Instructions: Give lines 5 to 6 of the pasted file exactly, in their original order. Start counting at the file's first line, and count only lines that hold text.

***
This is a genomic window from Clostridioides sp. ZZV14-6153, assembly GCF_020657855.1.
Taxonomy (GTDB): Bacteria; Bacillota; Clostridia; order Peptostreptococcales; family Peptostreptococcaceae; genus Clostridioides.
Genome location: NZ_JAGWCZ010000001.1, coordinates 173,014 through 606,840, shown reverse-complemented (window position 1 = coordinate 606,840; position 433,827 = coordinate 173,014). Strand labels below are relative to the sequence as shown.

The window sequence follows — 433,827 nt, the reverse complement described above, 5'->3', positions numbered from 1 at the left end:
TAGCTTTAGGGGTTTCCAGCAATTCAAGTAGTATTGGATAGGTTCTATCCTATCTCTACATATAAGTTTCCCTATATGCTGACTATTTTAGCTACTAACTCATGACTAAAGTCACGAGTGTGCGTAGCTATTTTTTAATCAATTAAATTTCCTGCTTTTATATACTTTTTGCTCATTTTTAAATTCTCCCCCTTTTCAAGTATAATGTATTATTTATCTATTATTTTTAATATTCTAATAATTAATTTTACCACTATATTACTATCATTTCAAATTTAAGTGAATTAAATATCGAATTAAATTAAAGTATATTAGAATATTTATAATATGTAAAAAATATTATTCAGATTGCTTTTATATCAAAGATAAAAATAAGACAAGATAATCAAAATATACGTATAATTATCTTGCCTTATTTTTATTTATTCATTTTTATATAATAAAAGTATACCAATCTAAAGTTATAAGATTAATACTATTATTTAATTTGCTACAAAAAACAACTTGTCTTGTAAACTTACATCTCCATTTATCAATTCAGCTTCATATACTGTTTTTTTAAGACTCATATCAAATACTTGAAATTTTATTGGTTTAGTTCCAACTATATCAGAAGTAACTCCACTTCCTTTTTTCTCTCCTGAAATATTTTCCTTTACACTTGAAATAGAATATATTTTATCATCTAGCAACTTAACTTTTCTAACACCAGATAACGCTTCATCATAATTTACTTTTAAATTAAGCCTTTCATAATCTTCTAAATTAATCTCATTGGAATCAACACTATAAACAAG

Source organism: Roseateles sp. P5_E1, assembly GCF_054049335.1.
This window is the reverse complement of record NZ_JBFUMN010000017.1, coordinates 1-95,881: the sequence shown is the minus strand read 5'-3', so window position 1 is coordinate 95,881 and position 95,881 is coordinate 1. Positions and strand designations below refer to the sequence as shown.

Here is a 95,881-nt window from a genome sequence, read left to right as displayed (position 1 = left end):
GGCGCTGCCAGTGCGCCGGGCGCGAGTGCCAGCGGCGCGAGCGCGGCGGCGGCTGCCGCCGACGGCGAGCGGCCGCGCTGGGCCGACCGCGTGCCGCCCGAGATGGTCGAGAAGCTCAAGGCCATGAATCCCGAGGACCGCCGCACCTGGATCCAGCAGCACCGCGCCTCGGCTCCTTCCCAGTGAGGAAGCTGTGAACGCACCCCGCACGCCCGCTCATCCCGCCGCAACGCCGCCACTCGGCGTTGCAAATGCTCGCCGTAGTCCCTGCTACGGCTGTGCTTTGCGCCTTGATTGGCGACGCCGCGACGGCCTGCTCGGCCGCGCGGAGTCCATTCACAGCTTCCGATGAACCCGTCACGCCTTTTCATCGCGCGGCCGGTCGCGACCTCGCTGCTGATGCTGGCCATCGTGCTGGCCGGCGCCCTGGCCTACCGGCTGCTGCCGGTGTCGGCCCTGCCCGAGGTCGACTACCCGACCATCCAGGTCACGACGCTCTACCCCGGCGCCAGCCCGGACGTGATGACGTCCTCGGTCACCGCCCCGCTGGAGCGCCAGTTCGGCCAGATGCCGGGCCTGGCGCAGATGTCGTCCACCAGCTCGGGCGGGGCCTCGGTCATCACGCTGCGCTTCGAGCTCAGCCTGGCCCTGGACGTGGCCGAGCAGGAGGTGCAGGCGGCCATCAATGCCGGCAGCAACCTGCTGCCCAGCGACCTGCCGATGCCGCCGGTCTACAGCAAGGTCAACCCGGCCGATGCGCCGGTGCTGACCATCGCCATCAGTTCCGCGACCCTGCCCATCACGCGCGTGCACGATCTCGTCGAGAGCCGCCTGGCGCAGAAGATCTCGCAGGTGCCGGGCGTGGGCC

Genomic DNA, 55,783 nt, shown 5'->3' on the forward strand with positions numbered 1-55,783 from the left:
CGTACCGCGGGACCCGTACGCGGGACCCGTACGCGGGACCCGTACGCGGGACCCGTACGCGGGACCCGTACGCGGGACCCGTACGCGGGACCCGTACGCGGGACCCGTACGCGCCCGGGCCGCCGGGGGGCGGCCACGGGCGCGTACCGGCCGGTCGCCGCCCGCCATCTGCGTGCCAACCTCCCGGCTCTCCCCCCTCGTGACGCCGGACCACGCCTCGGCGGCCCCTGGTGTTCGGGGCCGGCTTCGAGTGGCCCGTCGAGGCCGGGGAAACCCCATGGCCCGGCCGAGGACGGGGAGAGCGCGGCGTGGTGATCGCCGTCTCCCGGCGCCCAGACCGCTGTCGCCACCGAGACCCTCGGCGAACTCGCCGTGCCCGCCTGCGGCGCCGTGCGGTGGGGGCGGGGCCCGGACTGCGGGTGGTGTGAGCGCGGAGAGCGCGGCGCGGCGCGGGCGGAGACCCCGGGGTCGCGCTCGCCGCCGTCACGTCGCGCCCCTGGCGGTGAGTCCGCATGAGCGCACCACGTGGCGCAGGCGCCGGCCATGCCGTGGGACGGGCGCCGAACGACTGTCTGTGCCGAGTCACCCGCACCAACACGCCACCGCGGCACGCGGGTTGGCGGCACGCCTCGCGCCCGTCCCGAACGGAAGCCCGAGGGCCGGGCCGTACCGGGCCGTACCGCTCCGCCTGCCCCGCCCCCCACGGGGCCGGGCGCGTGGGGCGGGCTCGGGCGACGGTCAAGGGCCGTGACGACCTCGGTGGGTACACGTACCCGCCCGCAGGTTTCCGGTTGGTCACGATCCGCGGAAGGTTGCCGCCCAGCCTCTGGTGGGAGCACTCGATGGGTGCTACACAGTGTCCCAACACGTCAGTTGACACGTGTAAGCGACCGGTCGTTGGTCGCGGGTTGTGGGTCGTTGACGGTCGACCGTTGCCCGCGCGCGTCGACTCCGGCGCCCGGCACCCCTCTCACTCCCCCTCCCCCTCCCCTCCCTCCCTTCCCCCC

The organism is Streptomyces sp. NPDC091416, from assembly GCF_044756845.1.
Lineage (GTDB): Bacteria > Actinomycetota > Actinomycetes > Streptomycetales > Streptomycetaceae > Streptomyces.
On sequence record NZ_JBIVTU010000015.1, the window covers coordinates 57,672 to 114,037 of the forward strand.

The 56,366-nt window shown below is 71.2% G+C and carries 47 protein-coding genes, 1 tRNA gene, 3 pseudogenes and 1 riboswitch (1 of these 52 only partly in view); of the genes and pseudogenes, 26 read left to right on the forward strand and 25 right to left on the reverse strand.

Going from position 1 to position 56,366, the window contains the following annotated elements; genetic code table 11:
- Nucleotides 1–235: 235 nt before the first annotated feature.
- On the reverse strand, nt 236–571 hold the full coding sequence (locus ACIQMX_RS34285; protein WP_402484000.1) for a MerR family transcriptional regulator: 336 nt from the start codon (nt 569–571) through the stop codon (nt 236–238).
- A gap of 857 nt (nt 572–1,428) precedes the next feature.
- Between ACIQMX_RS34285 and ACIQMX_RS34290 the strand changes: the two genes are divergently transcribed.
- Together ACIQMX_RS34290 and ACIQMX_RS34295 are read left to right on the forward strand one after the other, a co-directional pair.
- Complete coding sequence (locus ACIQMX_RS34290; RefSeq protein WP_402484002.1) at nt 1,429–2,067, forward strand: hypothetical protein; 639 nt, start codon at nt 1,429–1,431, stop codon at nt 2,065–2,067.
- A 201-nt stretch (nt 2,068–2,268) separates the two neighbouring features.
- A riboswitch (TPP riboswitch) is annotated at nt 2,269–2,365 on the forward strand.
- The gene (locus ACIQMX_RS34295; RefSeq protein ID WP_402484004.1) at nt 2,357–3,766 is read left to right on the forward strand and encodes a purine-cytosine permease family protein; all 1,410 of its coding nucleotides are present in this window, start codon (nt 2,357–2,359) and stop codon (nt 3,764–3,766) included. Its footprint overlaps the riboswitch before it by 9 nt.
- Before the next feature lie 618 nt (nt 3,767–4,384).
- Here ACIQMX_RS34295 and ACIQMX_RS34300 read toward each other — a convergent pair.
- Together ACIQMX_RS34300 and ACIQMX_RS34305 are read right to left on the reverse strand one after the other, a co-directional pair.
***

TAGCTTTAGGGGTTTCCAGCAATTCAAGTAGTATTGGATAGGTTCTATCCTATCTCTACATATAAGTTTCCCTATATGCTGACTATTTTAGCTACTAACTCATGACTAAAGTCACGAGTGTGCGTAGCTATTTTTTAATCAATTAAATTTCCTGCTTTTATATACTTTTTGCTCATTTTTAAATTCTCCCCCTTTTCAAGTATAATGTATTATTTATCTATTATTTTTAATATTCTAATAATTAATTTTACCACTATATTACTATCATTTCAAATTTAAGTGAATTAAATATCGAATTAAATTAAAGTATATTAGAATATTTATAATATGTAAAAAATATTATTCAGATTGCTTTTATATCAAAGATAAAAATAAGACAAGATAATCAAAATATACGTATAATTATCTTGCCTTATTTTTATTTATTCATTTTTATATAATAAAAGTATACCAATCTAAAGTTATAAGATTAATACTATTATTTAATTTGCTACAAAAAACAACTTGTCTTGTAAACTTACATCTCCATTTATCAATTCAGCTTCATATACTGTTTTTTTAAGACTCATATCAAATACTTGAAATTTTATTGGTTTAGTTCCAACTATATCAGAAGTAACTCCACTTCCTTTTTTCTCTCCTGAAATATTTTCCTTTACACTTGAAATAGAATATATTTTATCATCTAGCAACTTAACTTTTCTAACACCAGATAACGCTTCATCATAATTTACTTTTAAATTAAGCCTTTCATAATCTTCTAAATTAATCTCATTGGAATCAACACTATAAACAAG

Source organism: Roseateles sp. P5_E1, assembly GCF_054049335.1.